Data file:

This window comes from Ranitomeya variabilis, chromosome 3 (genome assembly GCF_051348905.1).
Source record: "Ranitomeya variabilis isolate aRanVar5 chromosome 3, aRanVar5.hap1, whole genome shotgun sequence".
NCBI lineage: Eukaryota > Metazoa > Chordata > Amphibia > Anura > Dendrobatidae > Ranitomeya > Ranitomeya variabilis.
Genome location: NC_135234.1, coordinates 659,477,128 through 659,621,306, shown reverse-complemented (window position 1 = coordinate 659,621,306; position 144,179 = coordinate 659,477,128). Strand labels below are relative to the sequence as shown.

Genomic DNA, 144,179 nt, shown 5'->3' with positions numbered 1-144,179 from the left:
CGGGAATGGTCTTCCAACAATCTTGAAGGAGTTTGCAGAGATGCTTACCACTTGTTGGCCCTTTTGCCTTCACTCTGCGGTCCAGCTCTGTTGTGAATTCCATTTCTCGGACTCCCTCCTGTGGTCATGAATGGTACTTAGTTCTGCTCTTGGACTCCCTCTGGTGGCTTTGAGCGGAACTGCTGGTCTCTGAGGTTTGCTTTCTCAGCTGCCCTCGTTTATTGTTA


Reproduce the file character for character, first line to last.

This window comes from Ranitomeya variabilis, chromosome 3 (genome assembly GCF_051348905.1).
Source record: "Ranitomeya variabilis isolate aRanVar5 chromosome 3, aRanVar5.hap1, whole genome shotgun sequence".
NCBI lineage: Eukaryota > Metazoa > Chordata > Amphibia > Anura > Dendrobatidae > Ranitomeya > Ranitomeya variabilis.
Genome location: NC_135234.1, coordinates 659,477,128 through 659,621,306, shown reverse-complemented (window position 1 = coordinate 659,621,306; position 144,179 = coordinate 659,477,128). Strand labels below are relative to the sequence as shown.

Genomic DNA, 144,179 nt, shown 5'->3' with positions numbered 1-144,179 from the left:
CGGGAATGGTCTTCCAACAATCTTGAAGGAGTTTGCAGAGATGCTTACCACTTGTTGGCCCTTTTGCCTTCACTCTGCGGTCCAGCTCTGTTGTGAATTCCATTTCTCGGACTCCCTCCTGTGGTCATGAATGGTACTTAGTTCTGCTCTTGGACTCCCTCTGGTGGCTTTGAGCGGAACTGCTGGTCTCTGAGGTTTGCTTTCTCAGCTGCCCTCGTTTATTGTTA